Tag Archives: Manual transmission

Clutch Pedal Sticking Subaru

Clutch Pedal Sticking Subaru:

If you encounter a clutch pedal not returning completely after being engaged, or if there is a spongy or light clutch pedal feel while shifting, the following repair method should be followed.

Clutch Pedal Sticking Subaru: This condition may affect certain manual transmission vehicles with a hydraulic clutch system under certain weather conditions.
Clutch Pedal Sticking Subaru: This condition may affect certain manual transmission vehicles with a hydraulic clutch system under certain weather conditions.

This condition may affect certain manual transmission vehicles with a hydraulic clutch system under certain weather conditions.The affected manual transmission Subaru models are as follows:

1995-2002 Legacy
1997-2007 2.5L Impreza
1998-2003 Forester

To correct this condition you must replace the parts in the chart that match your vehicle using the following procedures:

Replacement Clutch Parts:

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How to shift with AWD or a Manual Transmission.

How to shift with AWD or a Manual Transmission:

Where can I find good background information of transmissions? A good general reference for new people as well as a refresher for more advanced users is How Stuff Works’ Transmission Tutorial.

Where can I find good background information on differentials? A good general reference for new people as well as a refresher for more advanced users is How Stuff Works’ Differential Tutorial.

Shift: STi Shifter
Shift: STi Shifter

Is shifting different with an AWD car vs. a FWD or RWD car? One has to visualize the power transfer in a car to get a better understanding. In a FWD or RWD car, if you shift or launch the car too aggressively, the excess power is transmitted to the tire(s), which will spin. Put another way, excess power is “burned off” through tire smoke. In an AWD car, if you shift or launch the car too aggressively, the excess usually isn’t enough to overpower thetires’ grip. In this situation, the excess power must be absorbed somewhere else in the drive train. Though some drive train shock is normal, in an overload situation, excess power is transmitted to the various driveline components, which can accelerate wear and tear.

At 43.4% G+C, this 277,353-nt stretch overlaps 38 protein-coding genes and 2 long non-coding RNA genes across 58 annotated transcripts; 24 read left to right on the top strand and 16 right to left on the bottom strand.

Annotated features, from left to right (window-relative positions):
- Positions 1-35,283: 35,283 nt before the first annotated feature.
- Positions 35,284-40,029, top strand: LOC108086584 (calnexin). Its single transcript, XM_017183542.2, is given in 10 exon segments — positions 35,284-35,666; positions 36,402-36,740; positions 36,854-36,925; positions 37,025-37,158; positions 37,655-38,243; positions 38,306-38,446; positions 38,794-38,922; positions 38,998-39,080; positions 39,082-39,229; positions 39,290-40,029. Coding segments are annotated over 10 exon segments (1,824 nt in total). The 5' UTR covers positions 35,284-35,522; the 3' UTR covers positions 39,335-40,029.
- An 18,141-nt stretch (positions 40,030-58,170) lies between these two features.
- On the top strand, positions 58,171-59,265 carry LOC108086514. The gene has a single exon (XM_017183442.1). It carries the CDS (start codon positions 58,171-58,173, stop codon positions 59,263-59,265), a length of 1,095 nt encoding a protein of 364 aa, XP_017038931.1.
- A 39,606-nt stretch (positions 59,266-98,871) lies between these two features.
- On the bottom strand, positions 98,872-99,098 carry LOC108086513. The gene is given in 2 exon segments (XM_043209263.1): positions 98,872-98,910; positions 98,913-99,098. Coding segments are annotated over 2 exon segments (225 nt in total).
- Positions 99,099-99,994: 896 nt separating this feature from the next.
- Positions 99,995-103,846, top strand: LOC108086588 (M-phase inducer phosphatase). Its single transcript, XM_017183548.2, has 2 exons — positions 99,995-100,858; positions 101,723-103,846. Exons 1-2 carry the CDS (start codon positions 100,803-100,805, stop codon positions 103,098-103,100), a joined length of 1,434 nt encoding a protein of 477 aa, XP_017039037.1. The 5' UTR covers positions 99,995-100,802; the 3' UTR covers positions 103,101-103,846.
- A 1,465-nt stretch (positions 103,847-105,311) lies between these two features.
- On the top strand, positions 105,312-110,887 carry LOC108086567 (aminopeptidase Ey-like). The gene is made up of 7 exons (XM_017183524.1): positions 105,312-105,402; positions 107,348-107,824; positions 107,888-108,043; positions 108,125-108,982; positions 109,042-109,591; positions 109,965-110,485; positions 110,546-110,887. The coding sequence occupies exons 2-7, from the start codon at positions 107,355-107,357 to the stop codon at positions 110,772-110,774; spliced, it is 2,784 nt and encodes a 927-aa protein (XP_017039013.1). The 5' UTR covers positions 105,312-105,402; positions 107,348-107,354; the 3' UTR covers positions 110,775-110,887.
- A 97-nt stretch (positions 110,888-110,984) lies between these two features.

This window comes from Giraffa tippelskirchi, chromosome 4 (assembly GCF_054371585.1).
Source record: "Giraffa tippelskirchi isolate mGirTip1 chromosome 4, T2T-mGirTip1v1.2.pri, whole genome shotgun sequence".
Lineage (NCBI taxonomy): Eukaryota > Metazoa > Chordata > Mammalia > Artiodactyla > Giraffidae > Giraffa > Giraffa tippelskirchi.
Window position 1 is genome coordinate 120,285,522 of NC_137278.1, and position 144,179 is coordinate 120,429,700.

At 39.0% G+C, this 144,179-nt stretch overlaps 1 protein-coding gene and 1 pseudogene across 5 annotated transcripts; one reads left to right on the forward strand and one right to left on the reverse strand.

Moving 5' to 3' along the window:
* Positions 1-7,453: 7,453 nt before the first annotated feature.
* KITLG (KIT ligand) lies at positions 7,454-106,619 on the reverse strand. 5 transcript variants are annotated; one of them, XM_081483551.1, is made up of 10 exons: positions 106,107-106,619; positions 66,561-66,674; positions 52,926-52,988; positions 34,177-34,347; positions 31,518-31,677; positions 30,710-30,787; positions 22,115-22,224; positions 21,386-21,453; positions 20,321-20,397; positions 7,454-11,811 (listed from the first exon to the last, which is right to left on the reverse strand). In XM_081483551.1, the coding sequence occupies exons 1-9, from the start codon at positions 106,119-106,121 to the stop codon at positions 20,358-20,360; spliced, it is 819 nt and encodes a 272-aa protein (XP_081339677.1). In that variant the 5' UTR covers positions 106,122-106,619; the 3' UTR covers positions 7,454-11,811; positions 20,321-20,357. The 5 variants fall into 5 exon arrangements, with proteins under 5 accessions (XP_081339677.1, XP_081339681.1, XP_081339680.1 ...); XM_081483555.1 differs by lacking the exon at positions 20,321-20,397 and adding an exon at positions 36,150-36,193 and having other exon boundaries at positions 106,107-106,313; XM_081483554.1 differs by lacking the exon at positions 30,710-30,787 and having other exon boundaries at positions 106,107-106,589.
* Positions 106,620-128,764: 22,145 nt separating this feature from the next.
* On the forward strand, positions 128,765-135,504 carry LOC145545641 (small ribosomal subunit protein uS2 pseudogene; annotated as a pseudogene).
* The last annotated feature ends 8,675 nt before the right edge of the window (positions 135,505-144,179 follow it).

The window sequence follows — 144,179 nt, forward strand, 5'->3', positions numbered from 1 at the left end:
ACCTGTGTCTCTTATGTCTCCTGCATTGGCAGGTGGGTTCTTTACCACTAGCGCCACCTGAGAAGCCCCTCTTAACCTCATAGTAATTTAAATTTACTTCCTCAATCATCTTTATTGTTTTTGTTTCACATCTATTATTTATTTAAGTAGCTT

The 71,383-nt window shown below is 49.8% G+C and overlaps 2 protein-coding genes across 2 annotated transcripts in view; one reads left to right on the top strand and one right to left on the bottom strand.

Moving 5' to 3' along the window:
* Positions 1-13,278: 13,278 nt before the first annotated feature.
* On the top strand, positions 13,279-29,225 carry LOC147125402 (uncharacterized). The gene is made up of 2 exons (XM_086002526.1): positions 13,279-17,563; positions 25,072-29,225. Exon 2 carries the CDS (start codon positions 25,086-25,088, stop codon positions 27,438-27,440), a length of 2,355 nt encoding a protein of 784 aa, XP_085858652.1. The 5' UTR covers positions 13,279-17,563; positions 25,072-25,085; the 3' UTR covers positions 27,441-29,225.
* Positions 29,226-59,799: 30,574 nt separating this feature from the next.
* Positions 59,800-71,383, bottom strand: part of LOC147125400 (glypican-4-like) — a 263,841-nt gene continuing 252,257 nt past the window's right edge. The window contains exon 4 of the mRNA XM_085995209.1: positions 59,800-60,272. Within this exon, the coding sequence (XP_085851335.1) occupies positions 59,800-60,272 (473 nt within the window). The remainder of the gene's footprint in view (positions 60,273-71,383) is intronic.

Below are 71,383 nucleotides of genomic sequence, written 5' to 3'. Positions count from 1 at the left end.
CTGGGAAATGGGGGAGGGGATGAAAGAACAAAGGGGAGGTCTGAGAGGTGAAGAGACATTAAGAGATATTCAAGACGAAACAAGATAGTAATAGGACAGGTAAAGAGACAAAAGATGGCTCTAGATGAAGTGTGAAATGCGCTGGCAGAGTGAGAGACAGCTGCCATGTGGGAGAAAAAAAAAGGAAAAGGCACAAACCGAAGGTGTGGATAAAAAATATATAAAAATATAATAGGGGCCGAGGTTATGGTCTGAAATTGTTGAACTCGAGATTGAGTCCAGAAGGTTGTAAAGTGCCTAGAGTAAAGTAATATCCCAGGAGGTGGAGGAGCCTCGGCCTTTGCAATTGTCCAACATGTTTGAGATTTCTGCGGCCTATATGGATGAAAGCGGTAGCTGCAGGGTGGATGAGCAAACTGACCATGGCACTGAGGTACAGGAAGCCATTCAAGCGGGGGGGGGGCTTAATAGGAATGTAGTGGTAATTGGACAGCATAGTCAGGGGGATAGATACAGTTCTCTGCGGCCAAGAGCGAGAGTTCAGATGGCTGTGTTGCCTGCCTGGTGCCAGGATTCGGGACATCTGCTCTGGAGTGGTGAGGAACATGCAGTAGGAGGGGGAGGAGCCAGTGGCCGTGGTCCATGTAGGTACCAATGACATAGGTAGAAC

Where are the shifting differences most apparent? Starting off in first gear and the 1-2 shift are the most common causes of driveline shock. Obviously, there is reason to shift responsibly in every gear but these are the most commonly seen problematic shifting issues.

Is resting my hand on the shifter bad? From the WRX Owners Manual: “Do not drive with your hand resting on the shift lever. This may cause wear on the transmission components”. This advice should apply to every Subaru MT model. That being said, the safest course of action is to keep both hands on the wheel unless actually shifting.

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